Virginia Democratic Sen. Mark Warner, a member of the banking panel, said the bill was a compromise measure that didn’t include “everything Democrats wanted nor everything Republicans wanted,” but would help small lenders provide mortgages and credit to Americans and small businesses in his home state and elsewhere.
House GOP leaders agreed earlier this month to proceed with a vote after striking a deal with their Senate counterparts. In exchange for bringing the measure to the floor for a House vote, Senate leaders would press ahead with a companion package of bills supported by Hensarling, a Texas Republican.
Hensarling wanted to add a number of measures to the Senate bill. One would ease disclosure requirements for banks on mortgage loans. Another would allow more companies to file confidential initial public offerings without divulging all their sensitive financial information right away.
But any changes in the House would have sent the bill back to the Senate. And moderate Senate Democrats, whose support was critical in advancing the banking legislation, had said they wouldn’t vote on the bill twice.
For years, small and regional banks have claimed regulations under Dodd-Frank have hurt their ability to lend and help stimulate the economy.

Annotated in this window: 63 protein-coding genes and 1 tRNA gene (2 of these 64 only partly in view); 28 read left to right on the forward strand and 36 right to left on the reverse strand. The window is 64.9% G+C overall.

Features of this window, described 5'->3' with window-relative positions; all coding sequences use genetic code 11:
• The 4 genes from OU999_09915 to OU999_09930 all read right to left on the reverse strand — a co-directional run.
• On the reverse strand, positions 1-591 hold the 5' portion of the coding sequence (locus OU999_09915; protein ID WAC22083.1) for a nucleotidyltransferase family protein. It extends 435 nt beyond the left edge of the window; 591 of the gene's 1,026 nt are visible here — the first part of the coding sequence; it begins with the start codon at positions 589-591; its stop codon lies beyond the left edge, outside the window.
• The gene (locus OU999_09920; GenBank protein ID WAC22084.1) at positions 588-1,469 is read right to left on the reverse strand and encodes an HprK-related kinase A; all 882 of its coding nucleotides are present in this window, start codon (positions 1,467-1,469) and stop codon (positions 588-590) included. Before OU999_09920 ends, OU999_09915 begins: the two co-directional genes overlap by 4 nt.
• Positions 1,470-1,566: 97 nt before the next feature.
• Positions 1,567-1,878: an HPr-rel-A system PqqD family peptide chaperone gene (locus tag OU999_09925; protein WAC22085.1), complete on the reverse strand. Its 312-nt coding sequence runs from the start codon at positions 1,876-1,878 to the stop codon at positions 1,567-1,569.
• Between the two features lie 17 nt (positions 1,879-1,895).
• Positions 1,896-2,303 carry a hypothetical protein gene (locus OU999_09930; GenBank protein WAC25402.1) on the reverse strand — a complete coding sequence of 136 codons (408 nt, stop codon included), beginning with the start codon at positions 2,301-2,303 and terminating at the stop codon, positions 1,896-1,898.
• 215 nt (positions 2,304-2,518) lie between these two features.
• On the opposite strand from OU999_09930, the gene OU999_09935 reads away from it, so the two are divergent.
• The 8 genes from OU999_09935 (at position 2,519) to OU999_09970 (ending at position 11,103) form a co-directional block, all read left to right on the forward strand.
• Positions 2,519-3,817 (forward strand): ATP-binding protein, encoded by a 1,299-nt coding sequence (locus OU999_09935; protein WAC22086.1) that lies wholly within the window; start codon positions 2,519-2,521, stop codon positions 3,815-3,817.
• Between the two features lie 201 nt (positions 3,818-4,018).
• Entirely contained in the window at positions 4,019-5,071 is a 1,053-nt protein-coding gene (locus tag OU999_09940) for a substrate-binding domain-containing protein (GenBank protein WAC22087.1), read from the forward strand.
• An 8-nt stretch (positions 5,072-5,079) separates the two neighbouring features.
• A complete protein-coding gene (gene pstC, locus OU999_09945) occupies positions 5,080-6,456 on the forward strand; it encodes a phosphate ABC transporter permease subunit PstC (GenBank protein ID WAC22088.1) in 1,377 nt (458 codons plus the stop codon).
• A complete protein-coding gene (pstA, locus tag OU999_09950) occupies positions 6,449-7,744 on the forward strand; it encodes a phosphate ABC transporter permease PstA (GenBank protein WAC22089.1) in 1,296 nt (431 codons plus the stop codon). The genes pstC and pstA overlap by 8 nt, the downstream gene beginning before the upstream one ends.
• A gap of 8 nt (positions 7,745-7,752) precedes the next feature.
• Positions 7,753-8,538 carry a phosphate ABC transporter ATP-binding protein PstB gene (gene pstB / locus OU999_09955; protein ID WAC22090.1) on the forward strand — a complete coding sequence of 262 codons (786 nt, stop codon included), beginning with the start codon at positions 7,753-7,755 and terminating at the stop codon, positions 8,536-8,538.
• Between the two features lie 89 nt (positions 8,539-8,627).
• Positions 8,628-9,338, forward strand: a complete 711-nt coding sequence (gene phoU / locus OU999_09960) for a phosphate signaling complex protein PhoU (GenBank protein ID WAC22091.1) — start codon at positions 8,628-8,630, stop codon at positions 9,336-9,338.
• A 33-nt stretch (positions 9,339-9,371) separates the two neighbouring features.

“This hard-fought, long-awaited community bank regulatory relief legislation will put community banks in an enhanced position to foster local economic growth and prosperity,” said Rebeca Romero Rainey, president and CEO of the Independent Community Bankers of America.
The legislation will provide smaller financial institutions with relief from the same set of strict rules as behemoth Wall Street banks. But there are fewer wins for the country’s biggest banks whose failure could endanger the entire financial system if they go under. Top bank regulators agreed fixes should be made for community banks.
Among the fixes proposed was raising the threshold at which banks are considered “too big to fail.” That trigger, now set at $50 billion in assets, will rise to $250 billion.
That would leave only a dozen US banks – including JPMorgan Chase, Bank of America and Wells Fargo – facing the strictest regulations by the Federal Reserve.
But two dozen midsize regional banks will no longer have to hold as much capital to cover losses on their balance sheets. They will not be required to have plans in place to be safely dismantled if they failed. And they will have to take the Fed’s bank health test only periodically, not once a year.
The measure will also loosen regulations for mortgage lenders and change the rules for student loan defaults.
Community banks with less than $10 billion in assets will no longer have to comply with the so-called Volcker Rule. The rule bars financial institutions from making risky bets with money that is insured by taxpayers.
The reporting agencies Equifax, Experian and TransUnion will also be required to freeze and unfreeze Americans’ credit reports for free. That will be a reprieve for millions of Americans whose data was exposed in the breach of Equifax, disclosed last year.
CNN’s Ted Barrett and Ashley Killough contributed to this story.